Charles Bridge (Karlûv Most)

Charles Bridge (Karlûv Most) (2)

No visit to Prague is complete without strolling over Charles Bridge beneath the attentive stare of the 30 statues of saints that keep a careful eye on the traveller. The bridge connects the Old Town with Malá Strana thanks to its 519 metres’ length over the River Vltava. Until the 18th century, it was the only link between the two banks. It forms part of the Royal Way that led up to the palace.

This bridge is considered to be one of the city’s symbols and its image, cheerful and bustling during the day, changes into the mysterious night under the faint light of the lampposts. For this reason, at the end of the 1990s the director Brian de Palma chose the spot to set the scenes for his film Mission Impossible.

The bridge you are walking across was begun in 1357 at the orders of King Charles IV to replace another one, called Judith Bridge and of which there are hardly any remains. It was a colossal work for the time and its size surprised the people of Prague. Ten metres wide, four carriages at a time could cross over the bridge.

The work was entrusted to Peter Parler in 1357 and was not completed until the following century. Tradition tells that eggs were added to the mortar with which it was built to make it harder. The bridge is built with sandstone blocks.

The history of Charles Bridge is also the history of Prague. Historically, this has been the place to do business, pay taxes or execute the convicted. The peace treaty with the Swedes that marked the end of the Thirty Years War was signed here in 1648.

Over all these centuries, the bridge has survived floods, wars and bombardments. In 1974, the authorities made use of the restoration process to make it pedestrian-only.

We cannot mention Charles Bridge without referring to the statues that adorn it. There are 30 sculptures that represent various saints and which forms a whole that recalls the Sant’Angelo Bridge in Rome. Most of the statues placed here today are replicas of the originals, which have been guarded in other places to ensure their conservation.

For nearly 200 years the bridge was only decorated with a crucifix similar to the one you can still see there today. On the cross you can read the words “Saint, Saint, Saint is the Lord”, inscribed by a Jew as punishment for a blasphemy he had committed. The first statue was not placed until 1683, in the middle of celebrating the victory of Catholicism over the Reformation.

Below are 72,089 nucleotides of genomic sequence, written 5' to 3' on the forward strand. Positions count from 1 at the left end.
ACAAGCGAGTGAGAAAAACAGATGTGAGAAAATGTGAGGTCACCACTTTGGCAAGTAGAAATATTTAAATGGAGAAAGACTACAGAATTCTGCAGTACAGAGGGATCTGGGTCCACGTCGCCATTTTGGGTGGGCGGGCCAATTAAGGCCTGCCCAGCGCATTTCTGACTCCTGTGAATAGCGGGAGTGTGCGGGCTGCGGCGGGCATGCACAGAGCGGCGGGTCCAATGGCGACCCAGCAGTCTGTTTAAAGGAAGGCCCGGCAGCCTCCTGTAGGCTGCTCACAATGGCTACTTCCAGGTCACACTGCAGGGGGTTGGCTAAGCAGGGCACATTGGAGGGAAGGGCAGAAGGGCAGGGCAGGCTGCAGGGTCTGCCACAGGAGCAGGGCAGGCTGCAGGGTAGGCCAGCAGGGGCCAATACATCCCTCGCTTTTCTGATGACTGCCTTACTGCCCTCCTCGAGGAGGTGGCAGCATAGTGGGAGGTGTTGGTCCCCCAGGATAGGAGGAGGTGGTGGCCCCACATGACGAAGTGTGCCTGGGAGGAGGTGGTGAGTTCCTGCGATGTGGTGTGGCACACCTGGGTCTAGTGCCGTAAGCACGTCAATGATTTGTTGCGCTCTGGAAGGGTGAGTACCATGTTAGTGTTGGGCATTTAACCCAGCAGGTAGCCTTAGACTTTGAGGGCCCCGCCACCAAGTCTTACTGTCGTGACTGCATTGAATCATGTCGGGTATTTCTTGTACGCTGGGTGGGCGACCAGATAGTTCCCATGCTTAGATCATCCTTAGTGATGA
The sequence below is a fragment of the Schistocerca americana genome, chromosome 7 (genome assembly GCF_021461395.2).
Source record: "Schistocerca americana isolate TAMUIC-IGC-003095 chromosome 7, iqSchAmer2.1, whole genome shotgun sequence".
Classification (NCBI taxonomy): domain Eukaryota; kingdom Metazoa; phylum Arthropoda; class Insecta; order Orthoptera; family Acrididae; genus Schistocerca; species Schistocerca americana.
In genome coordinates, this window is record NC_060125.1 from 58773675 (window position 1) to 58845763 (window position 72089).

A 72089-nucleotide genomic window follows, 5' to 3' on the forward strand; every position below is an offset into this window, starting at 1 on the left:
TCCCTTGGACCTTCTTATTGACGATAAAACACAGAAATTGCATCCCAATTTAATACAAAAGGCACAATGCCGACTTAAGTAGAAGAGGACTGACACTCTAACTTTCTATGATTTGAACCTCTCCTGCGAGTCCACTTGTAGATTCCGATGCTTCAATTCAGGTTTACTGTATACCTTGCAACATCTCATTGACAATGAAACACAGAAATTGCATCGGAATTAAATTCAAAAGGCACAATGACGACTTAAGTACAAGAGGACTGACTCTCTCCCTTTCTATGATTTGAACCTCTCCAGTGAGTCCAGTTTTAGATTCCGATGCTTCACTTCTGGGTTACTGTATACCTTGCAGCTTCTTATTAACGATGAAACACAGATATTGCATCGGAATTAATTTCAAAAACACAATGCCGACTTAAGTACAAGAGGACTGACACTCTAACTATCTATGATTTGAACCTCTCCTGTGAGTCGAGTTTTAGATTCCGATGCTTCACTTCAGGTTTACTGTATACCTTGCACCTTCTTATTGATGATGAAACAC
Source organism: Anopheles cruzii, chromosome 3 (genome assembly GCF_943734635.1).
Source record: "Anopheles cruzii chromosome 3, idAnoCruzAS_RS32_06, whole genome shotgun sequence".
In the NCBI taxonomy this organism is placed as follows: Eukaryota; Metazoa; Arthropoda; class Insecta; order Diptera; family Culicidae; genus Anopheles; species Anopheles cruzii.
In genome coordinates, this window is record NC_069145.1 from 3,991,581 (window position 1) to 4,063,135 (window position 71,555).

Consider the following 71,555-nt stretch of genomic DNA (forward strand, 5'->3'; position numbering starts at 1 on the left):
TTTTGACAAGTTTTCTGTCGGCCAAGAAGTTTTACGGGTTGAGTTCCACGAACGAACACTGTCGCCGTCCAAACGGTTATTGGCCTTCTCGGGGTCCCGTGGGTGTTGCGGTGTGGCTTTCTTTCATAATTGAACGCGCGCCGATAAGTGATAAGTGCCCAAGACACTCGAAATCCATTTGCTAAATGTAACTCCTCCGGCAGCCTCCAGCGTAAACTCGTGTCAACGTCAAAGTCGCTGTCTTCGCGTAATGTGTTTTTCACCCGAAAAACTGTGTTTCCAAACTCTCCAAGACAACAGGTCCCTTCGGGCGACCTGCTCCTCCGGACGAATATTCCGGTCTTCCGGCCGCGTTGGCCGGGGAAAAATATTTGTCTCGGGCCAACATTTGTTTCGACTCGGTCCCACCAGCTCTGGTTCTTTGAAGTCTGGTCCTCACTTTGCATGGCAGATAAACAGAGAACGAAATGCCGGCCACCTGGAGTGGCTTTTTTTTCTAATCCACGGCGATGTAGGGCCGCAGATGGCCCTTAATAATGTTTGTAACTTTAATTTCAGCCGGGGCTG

The legend goes in Prague that, at night, the saints argue with each other about religion. Tradition also states that the statue of Saint John Nepomucene grants a wish if you touch it. Perhaps that is why the relief work that adorns it has been practically worn away over the years. The history of Saint John Nepomucene dates back to the 14th century, when this cleric was taken prisoner by King Wenceslas IV’s men. His crime was to refuse to reveal the sins that the queen had confessed to have committed. After being martyred, his body was thrown into the river at the point where his statue stands today.

The group made up of Saint John of Matha, Saint Felix of Valois and the Blessed Ivan commemorates the founding of the Order of the Trinitarians, which collected money for Christians who had been taken prisoner by the unbelieving.

The statue of Saint Vitus recalls his legend, according to which he was about to be devoured by lions that ended up licking his hands instead. His fame as a peacemaker means that he is invoked to calm conflicts.

The experts consider that the statue of Saint Luthgard is the best from an artistic point of view. It commemorates the story of this blind nun, who recovered her sight after kissing Christ’s wounds. Its author, Matyás Braun, was only 26 when he was entrusted to make it in 1710.

There are not only saints on Charles Bridge, however. If you look carefully at the statue of Saint Francis Xavier you will be able to see its author, Ferdinand Brokof, who wanted to immortalise himself seated at the foot of the group.

On both sides of the bridge stand two towers that give it an even more majestic appearance. The Tower of Malá Strana leads to this district and it is well worth visiting it, as there are some lovely panoramic views to be had.

On the other bank, the Old Town Bridge Tower was built at the end of the 14th century for defensive purposes by the same author of the bridge, Peter Parler. It is 40 metres high and is in Gothic style. The spire in the shape of a cot crowning the tower is certainly the most noticeable part of the construction. From the viewpoint you can appreciate a privileged view over Prague Castle.

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